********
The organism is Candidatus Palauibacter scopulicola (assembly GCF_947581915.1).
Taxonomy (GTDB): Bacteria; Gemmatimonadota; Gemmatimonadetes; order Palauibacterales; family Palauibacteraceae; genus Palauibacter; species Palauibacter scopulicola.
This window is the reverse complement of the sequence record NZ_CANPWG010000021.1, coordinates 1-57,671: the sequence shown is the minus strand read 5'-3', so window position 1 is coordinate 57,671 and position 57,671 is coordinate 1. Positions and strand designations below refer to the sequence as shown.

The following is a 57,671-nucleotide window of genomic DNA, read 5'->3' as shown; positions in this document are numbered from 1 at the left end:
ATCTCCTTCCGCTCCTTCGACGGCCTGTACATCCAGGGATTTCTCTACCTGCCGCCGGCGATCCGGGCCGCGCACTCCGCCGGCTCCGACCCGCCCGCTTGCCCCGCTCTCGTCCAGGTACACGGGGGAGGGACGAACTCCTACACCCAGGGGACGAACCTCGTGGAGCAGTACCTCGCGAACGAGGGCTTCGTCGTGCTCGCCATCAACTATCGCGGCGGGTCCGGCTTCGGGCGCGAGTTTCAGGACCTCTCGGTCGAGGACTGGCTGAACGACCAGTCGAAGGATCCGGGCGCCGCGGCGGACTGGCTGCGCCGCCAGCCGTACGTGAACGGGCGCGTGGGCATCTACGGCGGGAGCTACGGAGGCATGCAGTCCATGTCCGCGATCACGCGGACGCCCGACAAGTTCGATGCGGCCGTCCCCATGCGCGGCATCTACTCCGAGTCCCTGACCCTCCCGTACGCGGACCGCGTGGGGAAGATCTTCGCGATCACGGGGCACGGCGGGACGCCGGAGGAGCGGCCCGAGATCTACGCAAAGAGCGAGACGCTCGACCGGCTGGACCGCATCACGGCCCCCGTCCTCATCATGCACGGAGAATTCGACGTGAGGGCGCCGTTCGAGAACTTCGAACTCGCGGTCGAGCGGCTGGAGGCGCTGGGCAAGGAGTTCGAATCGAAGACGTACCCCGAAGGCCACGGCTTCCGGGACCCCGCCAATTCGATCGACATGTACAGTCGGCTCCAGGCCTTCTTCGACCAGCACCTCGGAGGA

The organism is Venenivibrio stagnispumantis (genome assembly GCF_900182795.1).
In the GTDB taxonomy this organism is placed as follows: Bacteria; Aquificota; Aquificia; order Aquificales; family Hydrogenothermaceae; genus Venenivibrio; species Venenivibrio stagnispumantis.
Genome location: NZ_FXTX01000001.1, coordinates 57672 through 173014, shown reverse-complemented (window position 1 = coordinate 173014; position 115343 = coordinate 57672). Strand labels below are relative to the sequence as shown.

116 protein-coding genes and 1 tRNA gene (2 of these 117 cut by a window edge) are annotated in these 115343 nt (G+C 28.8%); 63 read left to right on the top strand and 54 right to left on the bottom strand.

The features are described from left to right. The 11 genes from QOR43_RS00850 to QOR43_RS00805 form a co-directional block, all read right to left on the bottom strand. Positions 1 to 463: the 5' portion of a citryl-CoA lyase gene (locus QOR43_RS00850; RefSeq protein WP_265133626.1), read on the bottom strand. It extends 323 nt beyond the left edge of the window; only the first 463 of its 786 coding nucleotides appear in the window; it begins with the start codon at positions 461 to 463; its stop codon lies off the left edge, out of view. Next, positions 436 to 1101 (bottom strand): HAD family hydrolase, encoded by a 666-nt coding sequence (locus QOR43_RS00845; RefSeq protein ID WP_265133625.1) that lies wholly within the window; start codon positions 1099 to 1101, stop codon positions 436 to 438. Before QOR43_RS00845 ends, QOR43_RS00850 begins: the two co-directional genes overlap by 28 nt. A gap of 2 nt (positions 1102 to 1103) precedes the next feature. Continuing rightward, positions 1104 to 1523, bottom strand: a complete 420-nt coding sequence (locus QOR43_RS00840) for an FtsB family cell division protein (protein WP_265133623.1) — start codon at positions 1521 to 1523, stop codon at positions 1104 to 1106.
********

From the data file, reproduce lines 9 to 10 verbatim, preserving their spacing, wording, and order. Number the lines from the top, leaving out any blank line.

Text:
116 protein-coding genes and 1 tRNA gene (2 of these 117 cut by a window edge) are annotated in these 115343 nt (G+C 28.8%); 63 read left to right on the top strand and 54 right to left on the bottom strand.

The features are described from left to right. The 11 genes from QOR43_RS00850 to QOR43_RS00805 form a co-directional block, all read right to left on the bottom strand. Positions 1 to 463: the 5' portion of a citryl-CoA lyase gene (locus QOR43_RS00850; RefSeq protein WP_265133626.1), read on the bottom strand. It extends 323 nt beyond the left edge of the window; only the first 463 of its 786 coding nucleotides appear in the window; it begins with the start codon at positions 461 to 463; its stop codon lies off the left edge, out of view. Next, positions 436 to 1101 (bottom strand): HAD family hydrolase, encoded by a 666-nt coding sequence (locus QOR43_RS00845; RefSeq protein ID WP_265133625.1) that lies wholly within the window; start codon positions 1099 to 1101, stop codon positions 436 to 438. Before QOR43_RS00845 ends, QOR43_RS00850 begins: the two co-directional genes overlap by 28 nt. A gap of 2 nt (positions 1102 to 1103) precedes the next feature. Continuing rightward, positions 1104 to 1523, bottom strand: a complete 420-nt coding sequence (locus QOR43_RS00840) for an FtsB family cell division protein (protein WP_265133623.1) — start codon at positions 1521 to 1523, stop codon at positions 1104 to 1106.